Then, open up your aperture as wide as it can go – well, unless you’re shooting with some insanely fast manual lens (F1.0 or less) then aim for about F1.8. This lets plenty of light into the sensor to deliver great photos – just watch out for over-exposure when you’re shooting under stage lighting and adjust this setting as you need on the fly.
And don’t forget, your aperture also controls your depth of field (how much of what’s in view is in focus), and sometimes, you’ll need to close up the aperture a little to get a greater depth of field.
When it comes to the shutter, you want to opt for the fastest shutter speed you can get away with – 1/250th or faster.
This is because it will help you to freeze motion in your photos. That means your photography will reflect the energy and dynamism of the performers on the stage. Of course, sometimes, you will want to tweak your shutter settings in the camera to opt for a bit of motion blur (because it looks great when used sparingly) but then you want to make sure your shutter is fast again. Otherwise, all your shots will be blurred and you don’t want that.
Only you can decide how much grain is “acceptable” in your images but many mirrorless cameras can easily be pushed to 3200 ISO and sometimes even 6400 ISO without compromising the photos that they take.
A high ISO ensures that your images are well lit and that you can be as flexible as possible with your other settings as you shoot.
Don’t forget you can always dial down the grain in Lightroom or Photoshop when the music is over but if your exposure is too far under? You will have no details to bring back into the shot.
It’s also worth noting – if your images are going to be black and white, you can get away with more grain than you can in color.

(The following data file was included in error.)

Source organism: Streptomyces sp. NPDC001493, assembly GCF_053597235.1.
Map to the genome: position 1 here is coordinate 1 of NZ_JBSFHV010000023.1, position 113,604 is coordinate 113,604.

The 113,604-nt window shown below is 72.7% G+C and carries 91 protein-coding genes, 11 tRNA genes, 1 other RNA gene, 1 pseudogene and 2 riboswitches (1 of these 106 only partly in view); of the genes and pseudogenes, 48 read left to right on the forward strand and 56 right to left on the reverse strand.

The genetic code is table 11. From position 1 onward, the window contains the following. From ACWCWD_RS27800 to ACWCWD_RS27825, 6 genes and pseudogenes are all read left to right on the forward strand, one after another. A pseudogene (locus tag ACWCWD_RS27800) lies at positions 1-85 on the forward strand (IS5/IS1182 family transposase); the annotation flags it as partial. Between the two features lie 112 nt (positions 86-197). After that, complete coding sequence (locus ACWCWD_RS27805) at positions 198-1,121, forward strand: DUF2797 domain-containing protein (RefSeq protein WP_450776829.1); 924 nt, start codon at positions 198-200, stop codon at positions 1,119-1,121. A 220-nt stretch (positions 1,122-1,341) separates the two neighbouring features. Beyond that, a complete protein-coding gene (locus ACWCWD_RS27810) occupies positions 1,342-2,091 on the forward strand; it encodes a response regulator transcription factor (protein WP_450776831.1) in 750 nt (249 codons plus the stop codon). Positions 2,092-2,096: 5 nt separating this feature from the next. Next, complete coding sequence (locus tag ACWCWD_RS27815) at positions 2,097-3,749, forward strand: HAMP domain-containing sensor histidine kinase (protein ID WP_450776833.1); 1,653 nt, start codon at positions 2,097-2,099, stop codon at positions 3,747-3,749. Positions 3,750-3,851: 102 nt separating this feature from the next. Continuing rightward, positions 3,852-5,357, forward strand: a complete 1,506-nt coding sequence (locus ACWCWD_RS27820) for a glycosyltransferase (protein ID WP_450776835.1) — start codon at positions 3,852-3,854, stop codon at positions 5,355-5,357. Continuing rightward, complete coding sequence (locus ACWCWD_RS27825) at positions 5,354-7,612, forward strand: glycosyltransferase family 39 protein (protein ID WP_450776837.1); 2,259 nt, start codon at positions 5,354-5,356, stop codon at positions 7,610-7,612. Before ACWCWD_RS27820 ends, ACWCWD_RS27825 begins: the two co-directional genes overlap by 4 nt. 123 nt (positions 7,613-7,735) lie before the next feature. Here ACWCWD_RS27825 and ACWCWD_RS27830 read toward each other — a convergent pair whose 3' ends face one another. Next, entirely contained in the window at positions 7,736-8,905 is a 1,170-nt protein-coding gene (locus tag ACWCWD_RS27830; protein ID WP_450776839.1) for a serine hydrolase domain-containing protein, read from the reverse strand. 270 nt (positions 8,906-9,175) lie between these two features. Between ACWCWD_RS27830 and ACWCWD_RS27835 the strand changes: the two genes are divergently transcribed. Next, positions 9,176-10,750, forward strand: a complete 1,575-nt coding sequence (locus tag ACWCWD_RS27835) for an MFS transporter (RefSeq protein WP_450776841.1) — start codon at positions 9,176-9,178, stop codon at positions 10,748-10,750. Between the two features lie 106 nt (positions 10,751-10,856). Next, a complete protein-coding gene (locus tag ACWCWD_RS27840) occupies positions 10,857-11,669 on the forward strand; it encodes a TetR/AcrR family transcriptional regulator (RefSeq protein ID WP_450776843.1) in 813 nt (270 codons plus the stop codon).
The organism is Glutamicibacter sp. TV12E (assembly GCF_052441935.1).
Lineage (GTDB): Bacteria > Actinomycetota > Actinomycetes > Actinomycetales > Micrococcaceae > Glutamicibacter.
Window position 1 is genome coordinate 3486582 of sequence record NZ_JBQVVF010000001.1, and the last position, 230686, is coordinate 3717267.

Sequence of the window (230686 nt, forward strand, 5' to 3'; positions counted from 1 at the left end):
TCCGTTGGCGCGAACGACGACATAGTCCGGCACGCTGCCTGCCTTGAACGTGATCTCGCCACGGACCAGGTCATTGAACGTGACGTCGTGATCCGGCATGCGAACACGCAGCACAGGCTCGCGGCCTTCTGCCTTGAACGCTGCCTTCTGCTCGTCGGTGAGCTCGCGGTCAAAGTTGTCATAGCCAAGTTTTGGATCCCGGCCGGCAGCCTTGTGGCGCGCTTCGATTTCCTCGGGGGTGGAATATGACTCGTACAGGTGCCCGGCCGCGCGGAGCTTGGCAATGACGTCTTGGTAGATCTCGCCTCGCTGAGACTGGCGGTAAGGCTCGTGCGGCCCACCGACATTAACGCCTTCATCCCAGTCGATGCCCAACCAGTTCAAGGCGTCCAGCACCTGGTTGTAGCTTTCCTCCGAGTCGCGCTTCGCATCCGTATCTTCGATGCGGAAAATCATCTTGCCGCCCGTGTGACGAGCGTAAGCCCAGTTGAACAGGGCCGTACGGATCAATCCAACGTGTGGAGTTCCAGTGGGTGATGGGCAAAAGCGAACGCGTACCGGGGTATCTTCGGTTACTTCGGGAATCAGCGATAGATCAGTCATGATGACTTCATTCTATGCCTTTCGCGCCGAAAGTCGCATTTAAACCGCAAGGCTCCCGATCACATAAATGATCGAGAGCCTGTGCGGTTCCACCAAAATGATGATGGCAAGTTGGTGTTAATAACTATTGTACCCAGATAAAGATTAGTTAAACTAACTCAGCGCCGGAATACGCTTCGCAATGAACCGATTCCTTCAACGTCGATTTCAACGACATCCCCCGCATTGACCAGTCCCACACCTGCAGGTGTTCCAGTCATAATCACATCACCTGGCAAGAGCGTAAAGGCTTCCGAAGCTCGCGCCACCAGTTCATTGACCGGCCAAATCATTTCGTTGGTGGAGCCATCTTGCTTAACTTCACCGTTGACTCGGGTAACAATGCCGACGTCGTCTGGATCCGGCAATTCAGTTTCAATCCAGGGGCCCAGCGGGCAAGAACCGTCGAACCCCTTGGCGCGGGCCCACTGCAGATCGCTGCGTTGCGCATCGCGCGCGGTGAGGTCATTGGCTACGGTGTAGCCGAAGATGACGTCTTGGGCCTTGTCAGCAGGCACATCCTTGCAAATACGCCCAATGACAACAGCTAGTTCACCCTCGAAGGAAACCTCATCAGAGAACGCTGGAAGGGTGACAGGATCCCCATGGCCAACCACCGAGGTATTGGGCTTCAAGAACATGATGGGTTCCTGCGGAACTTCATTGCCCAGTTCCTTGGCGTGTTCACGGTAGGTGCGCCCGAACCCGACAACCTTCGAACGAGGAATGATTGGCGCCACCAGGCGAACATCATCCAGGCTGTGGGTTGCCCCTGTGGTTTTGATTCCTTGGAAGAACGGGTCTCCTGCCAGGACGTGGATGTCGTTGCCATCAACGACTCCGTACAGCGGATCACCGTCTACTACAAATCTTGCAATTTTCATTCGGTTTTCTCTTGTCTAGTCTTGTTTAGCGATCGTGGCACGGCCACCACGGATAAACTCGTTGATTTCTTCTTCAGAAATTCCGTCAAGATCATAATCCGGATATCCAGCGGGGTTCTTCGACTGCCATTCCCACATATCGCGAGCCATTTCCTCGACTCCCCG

Spot metering makes it easy for you to get your exposure correct, it will be a built-in function on any digital camera – learn the settings related to spot metering and then put them into practice.
You’ll get far fewer underexposed faces when you do.
Most indoor venues don’t allow you to create your own light as you shoot, but if they do you can use flash but do so sparingly. Don’t forget that it can distract performers and annoy the audience.
Ideally, you shoot both but if you have to choose between RAW and JPEG outputs – choose RAW.
RAW files contain much more information and if you want to edit your photos after the music has finished – it’s much easier with RAW files.
If you want this kind of photography to lead to a career – then you need to develop a photography portfolio.
This doesn’t need to be complicated.
Taking photos at music events is a lot of fun and it can lead to a relatively well-paid career too.
You just need to break into this kind of photo work in the right way and ensure that you follow some fairly basic steps to ensure that your images turn out well and that they help you to build a reputation that brings bands and promoters to you.
Whether you decide to do this kind of shooting as a photographer for fun or for profit, we hope that you have a ton of success as you capture images of the stars on the stage.